I didn’t think it was possible for Team Obama to make their problems with the individual insurance market any worse.
I was wrong.
In an interview with Chuck Todd yesterday, President Obama spoke about the 8-10 million Americans whose insurance policies are being canceled:
THE PRESIDENT: So — the majority of folks will end up being better off, of course, because the website’s not workin’ right. They don’t necessarily know it right. But it — even though it’s a small percentage of folks who may be disadvantaged, you know, it means a lot to them. And it’s scary to them. And I am sorry that they — you know, are finding themselves in this situation, based on assurances they got from me. We’ve got to work hard to make sure that — they know — we hear ‘em and that we’re gonna do everything we can — to deal with folks who find themselves — in a tough position as a consequence of this.
… But obviously, we didn’t do a good enough job in terms of how we crafted the law. And, you know, that’s somethin’ that I regret. That’s somethin’ that we’re gonna do everything we can to get fixed. In the meantime —
MR. TODD: By the way, that sounds like you’re supportive of this legislation.
THE PRESIDENT: Well, you — you know — Various things that are out there.
We’re — we’re looking at — a range of options.
On Air Force One today, Deputy Press Secretary Josh Earnest followed up by answering a reporter’s question:
Q Josh, the President last night mentioned, when he apologized for problems with the cancellations of policies, that he was going to instruct his administration to go back with some sort of a loop. Can you flesh that out? What are you guys looking at in terms of canceled policies?
MR. EARNEST: I’m not in a position to add a whole lot of additional detail to what the President said last night. The President did acknowledge that there are some gaps in the law that need to be repaired. He has directed his team to consider some administrative solutions to those problems, some steps that his administration could take unilaterally that would address some of those gaps.
Sounds good, right? There’s a problem, that “a small percentage of folks” (8-10 million people) are facing canceled individual market health insurance plans, and some of them are “disadvantaged” by the new options, or will be once they can see them on a functioning healthcare.gov. The President has directed his team to consider some administrative solutions to fix the problem, to “address some of those gaps.”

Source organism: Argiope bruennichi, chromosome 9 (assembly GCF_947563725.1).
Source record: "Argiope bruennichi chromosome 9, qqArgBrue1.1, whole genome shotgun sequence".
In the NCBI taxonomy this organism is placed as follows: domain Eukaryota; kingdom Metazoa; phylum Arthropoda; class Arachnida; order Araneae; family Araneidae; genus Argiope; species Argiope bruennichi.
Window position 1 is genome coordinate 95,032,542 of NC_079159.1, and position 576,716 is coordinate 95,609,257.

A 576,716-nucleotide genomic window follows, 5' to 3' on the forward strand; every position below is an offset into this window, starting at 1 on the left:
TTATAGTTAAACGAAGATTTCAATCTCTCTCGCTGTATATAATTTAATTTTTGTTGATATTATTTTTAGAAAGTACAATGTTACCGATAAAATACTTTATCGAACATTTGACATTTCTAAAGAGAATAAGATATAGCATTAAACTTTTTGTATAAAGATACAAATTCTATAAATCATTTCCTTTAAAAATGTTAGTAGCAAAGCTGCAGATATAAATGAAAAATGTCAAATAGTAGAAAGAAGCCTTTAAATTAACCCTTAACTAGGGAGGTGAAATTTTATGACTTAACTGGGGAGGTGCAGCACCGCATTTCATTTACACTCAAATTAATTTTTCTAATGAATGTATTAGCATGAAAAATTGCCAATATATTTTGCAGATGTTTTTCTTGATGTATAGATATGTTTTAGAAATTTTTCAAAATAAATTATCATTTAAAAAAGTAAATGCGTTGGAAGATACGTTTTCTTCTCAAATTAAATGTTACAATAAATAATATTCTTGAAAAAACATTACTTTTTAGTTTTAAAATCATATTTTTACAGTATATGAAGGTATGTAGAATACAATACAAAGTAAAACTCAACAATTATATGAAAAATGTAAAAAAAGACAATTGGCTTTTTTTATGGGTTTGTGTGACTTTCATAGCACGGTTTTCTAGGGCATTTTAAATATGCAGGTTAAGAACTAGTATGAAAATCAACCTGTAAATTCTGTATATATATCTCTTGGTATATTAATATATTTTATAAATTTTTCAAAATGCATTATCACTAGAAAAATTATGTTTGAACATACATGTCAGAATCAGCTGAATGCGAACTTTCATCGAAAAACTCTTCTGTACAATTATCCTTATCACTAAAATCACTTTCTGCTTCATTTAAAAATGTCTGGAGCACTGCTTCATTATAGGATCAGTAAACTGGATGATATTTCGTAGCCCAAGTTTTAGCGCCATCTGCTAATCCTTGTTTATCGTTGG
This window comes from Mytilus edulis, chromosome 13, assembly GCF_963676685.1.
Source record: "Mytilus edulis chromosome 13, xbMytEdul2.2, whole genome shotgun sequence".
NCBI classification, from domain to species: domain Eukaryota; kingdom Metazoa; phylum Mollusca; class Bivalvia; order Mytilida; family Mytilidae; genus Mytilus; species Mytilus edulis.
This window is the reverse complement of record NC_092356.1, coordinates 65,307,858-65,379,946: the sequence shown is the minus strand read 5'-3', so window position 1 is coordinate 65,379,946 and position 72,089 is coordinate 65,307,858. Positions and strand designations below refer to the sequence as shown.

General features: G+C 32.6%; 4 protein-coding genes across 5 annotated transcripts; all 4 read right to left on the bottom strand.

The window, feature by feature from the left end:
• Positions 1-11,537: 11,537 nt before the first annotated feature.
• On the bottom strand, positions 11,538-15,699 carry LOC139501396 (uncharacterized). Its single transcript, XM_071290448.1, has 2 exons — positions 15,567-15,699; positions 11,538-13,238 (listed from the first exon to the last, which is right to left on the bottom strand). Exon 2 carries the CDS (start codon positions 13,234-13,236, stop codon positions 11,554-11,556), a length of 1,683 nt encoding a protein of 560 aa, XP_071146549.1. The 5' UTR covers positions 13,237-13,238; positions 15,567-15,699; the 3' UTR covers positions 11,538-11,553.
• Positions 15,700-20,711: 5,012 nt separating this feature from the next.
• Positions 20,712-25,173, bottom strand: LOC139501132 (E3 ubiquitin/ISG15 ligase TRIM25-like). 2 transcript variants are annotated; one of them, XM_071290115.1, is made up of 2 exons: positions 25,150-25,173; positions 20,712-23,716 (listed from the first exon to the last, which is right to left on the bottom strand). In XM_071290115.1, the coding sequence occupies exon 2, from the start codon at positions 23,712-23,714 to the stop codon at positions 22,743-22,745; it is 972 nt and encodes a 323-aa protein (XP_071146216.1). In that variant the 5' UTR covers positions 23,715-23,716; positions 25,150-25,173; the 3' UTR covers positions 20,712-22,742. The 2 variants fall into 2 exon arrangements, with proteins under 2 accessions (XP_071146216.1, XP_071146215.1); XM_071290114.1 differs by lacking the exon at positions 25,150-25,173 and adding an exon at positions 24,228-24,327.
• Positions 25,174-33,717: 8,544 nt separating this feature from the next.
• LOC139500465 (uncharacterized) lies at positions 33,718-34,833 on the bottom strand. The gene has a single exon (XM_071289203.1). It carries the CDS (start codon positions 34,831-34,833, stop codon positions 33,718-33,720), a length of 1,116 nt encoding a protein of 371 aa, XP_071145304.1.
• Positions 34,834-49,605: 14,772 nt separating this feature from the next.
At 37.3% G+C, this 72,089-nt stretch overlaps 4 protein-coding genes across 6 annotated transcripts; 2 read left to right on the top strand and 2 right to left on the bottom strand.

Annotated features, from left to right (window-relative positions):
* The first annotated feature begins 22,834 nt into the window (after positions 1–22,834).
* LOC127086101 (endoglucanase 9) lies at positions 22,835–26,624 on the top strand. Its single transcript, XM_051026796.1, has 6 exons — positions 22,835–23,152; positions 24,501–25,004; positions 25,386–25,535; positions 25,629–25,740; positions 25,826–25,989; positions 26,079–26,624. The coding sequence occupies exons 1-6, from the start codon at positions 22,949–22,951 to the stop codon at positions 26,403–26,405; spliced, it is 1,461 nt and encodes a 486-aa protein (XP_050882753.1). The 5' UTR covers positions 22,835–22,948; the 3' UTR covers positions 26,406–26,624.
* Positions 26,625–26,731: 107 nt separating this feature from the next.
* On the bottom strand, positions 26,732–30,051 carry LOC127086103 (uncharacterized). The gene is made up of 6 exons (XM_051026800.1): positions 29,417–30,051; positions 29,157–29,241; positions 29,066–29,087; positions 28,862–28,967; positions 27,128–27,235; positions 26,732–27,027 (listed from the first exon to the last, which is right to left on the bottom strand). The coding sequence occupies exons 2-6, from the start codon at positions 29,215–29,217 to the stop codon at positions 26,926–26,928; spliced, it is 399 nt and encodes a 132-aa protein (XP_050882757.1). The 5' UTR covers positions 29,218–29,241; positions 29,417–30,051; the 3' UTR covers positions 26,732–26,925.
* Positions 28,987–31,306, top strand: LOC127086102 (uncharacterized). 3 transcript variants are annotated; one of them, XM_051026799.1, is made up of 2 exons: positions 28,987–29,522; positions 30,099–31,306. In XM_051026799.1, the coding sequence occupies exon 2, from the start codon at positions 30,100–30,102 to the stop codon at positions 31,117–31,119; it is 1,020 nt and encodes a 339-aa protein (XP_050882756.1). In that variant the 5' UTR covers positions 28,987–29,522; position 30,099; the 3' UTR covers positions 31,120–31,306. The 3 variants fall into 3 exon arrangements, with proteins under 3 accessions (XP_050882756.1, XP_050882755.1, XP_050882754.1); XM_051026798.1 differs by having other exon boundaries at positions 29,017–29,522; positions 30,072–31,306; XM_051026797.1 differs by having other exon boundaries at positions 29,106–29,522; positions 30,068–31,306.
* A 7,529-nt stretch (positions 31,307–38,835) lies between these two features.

The problem with the President’s public statement is that he has now frozen the individual insurance market in place until he announces his new solutions. If you are one of the 8-10 million Americans with a canceled insurance policy, President Obama just created an enormous incentive for you to hold off on buying a new policy, to wait for the Administration to offer you a new solution.
Had they announced a new solution today, they would not have created this problem. The disincentive to buy a new plan comes from offering hope of a better outcome with no specificity or timeframe.
This new disincentive to buy insurance applies nationwide and is independent of the broken federal exchange website. I expect states running their own exchanges like California and Colorado, Minnesota and Maryland, DC, New York, and Connecticut, will see their new enrollments now drop as those with canceled policies wait for the President’s next move. States participating in the federal exchange won’t see any drop because the broken website is already preventing signups. Still, even in those states the President has created a new reason not to buy insurance on the exchange when it eventually does work, at least until he announces his new policy.
Because the story is so hot, and because the President’s allies in Congress are desperate to offer their angry constituents some hope, we can be assured that the President’s ambiguous offer of future hope, and the purchasing disincentive it creates, will get a lot of attention.
The optimistic interpretation for this new policy signal is that President Obama and his team understood this balance when the President spoke yesterday, that they weighed the cost of further discouraging new signups against the benefit of partially relieving growing pressure to help angry citizens who liked their canceled policies.
The pessimistic interpretation is that this is yet another unforced error, another self-inflicted wound.